The above is an excerpt from the article,”Why Invest Time in Road Safety Education in the Workplace?” For more information, please visit nhtsa.gov.

 

Backpack Facts: What’s All the Flap About?

Across the country, backpack events educate parents, students, educators and school administrators, and communities about the serious health effects that backpacks that are too heavy or worn improperly have on children.

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  • More than 79 million students in the United States carry school backpacks.1 • More than 2,000 backpack-related injuries were treated at hospital emergency rooms, doctor’s offices, and clinics in 2007.
  •  It is recommended that a loaded backpack should never weigh more than 10% of the student’s total body weight (for a student weighing 100 pounds, this means that the backpack should weigh no more than 10 pounds).
  • About 55% of students carry a backpack that is heavier than the recommended guideline of 10% of the student’s total body weight.
  • In one study with American students ages 11 to 15 years, 64% reported back pain related to heavy backpacks. Twenty-one percent reported the pain lasting more than 6 months.
  • In a study on the effect of backpack education on student behavior and health, nearly 8 out of 10 middle school students who changed how they loaded and wore their backpacks reported less pain and strain in their backs, necks, and shoulders.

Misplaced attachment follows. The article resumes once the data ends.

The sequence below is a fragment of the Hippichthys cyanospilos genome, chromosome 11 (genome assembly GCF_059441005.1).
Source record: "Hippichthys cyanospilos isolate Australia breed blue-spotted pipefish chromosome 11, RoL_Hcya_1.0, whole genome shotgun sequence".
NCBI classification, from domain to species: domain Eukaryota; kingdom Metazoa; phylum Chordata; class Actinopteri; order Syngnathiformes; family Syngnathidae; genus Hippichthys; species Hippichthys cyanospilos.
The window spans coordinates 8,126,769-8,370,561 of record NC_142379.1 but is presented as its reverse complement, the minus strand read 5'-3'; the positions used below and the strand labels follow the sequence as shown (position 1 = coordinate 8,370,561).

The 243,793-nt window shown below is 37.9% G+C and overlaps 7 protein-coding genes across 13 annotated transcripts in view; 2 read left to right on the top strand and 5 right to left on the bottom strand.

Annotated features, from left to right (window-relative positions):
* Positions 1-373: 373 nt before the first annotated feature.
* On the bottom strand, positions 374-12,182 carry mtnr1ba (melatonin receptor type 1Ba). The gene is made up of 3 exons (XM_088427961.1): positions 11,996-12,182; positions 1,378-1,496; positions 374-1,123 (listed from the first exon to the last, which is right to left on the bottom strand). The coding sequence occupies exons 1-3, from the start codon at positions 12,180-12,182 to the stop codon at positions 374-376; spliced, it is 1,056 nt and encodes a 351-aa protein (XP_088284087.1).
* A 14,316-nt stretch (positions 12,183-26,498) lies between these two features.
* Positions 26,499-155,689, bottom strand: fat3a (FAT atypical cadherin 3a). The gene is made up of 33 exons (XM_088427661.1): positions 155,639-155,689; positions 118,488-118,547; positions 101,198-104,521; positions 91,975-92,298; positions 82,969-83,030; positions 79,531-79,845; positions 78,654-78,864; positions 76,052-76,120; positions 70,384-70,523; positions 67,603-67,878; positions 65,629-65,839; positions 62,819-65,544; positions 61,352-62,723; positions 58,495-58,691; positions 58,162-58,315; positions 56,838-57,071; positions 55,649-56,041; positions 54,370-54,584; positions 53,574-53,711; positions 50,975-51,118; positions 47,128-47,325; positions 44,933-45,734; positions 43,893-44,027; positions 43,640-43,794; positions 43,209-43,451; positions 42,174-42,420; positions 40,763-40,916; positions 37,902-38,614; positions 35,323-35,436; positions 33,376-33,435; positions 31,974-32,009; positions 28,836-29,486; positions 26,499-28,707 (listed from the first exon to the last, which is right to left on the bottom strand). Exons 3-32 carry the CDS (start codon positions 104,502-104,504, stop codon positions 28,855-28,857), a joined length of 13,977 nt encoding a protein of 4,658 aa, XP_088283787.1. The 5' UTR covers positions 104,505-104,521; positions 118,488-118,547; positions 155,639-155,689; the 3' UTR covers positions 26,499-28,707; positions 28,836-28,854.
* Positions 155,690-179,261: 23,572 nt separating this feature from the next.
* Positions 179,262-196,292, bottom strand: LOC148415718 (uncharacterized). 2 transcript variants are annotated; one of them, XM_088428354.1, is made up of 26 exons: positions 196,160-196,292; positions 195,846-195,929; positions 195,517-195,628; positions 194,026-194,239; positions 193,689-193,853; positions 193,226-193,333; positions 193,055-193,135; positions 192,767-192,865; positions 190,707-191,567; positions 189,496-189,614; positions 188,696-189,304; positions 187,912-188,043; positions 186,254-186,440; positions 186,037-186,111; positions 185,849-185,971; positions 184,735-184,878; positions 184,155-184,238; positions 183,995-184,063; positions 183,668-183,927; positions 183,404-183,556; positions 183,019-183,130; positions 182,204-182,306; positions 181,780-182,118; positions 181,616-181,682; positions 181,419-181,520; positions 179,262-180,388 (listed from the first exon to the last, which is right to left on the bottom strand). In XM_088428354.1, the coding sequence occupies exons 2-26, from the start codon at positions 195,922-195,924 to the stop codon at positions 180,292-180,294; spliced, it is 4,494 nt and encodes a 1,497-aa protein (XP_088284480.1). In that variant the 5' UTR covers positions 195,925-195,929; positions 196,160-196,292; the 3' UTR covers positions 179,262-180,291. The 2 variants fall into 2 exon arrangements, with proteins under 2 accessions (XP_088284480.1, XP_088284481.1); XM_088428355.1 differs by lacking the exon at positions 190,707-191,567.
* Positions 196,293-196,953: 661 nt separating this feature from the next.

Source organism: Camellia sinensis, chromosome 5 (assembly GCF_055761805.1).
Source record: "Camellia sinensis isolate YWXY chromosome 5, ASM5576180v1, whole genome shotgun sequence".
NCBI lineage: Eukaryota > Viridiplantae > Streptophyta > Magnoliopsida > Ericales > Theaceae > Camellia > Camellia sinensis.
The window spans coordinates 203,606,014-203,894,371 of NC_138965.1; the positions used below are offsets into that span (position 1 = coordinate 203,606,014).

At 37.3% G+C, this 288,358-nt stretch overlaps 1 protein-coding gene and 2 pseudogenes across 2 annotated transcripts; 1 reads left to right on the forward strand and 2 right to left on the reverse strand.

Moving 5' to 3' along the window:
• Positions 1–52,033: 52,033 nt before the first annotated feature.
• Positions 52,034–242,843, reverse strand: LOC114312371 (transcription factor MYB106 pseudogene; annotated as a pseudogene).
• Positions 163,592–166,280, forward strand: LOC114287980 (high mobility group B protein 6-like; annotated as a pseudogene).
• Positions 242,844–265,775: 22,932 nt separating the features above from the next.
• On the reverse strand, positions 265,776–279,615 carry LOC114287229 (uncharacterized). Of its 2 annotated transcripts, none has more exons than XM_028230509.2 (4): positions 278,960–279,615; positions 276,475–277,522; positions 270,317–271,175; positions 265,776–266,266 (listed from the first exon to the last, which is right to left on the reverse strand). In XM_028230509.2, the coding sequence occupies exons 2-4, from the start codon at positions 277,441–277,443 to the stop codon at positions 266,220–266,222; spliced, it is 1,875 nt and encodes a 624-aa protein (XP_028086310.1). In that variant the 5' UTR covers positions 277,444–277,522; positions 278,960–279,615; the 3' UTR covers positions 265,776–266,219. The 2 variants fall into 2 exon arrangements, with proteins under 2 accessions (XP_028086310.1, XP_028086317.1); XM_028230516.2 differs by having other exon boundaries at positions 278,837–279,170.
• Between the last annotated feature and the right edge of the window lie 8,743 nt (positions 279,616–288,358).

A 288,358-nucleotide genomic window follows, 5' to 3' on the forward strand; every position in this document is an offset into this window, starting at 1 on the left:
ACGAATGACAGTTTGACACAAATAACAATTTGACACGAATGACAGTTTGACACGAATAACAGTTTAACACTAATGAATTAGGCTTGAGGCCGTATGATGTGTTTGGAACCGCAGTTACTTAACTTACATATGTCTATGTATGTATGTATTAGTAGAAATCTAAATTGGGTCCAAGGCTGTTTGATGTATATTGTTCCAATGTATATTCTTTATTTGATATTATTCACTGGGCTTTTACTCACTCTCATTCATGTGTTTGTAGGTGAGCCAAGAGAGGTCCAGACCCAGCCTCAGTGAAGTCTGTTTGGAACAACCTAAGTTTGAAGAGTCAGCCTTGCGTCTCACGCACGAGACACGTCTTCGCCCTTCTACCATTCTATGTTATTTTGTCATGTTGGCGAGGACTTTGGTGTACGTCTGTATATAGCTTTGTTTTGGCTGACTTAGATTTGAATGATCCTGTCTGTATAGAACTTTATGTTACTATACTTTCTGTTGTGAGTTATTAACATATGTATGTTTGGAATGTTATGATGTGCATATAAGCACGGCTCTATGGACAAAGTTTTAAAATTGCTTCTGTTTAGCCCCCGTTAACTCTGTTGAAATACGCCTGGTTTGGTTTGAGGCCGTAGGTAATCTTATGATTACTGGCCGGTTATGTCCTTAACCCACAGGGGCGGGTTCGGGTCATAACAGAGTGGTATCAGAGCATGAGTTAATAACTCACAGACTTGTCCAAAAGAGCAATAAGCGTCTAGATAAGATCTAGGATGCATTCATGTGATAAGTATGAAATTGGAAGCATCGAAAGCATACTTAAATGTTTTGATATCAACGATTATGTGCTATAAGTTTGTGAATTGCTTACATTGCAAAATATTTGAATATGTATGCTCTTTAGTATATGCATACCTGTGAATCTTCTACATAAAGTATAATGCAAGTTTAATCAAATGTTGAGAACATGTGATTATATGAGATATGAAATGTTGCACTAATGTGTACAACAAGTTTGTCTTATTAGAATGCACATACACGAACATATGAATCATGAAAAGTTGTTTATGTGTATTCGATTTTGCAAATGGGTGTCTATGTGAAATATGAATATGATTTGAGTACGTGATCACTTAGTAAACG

• According to a study by Boston University, approximately 85% of university students self-report a discomfort and pain associated with backpack usage.
  • The way backpacks are worn affects your health. The height of the backpack should extend from approximately 2 inches below the shoulder blades to waist level or slightly above the waist. It is recommended that individuals always wear the backpack on both shoulders so the weight is evenly distributed.

The above is an excerpt from the article,’Backpack Facts: What’s All the Flap About?”  For more information please visit, www.aota.org.

Tips for Purchasing a Backpack

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Think the books and school supplies that your child is carrying in a backpack slung haphazardly across one shoulder are harmless? Think again. Heavy loads carried by more than 79 million students across the U.S. can cause low back pain that often lasts through adulthood. According to the U.S. Consumer Product Safety Commission, in 2010 nearly 28,000 strains, sprains, dislocations, and fractures from backpacks were treated in hospital emergency rooms, physicians’ offices, and clinics.

“A child wearing a backpack incorrectly or that is too heavy can be contributing risk factors for discomfort, fatigue, muscle soreness, and musculoskeletal pain especially in the lower back,” says Karen Jacobs, EdD, OTR/L, CPE, clinical professor of occupational therapy at Boston University, and an expert on school ergonomics and healthy growth and development of school-age children.

The American Occupational Therapy Association (AOTA) urges parents and caregivers to consider the following when selecting a backpack this school year:

  • Appropriate size. Make sure the height of the backpack extends from approximately 2 inches below the shoulder blades to waist level, or slightly above the waist.
  • Shoulders. Backpacks should have well-padded shoulder straps that can be worn on both shoulders so when packed with books, the weight can be evenly balanced by the student.
  • Hip belt. Backpacks with a hip or chest belt take some strain off sensitive neck and shoulder muscles and improve the student’s balance.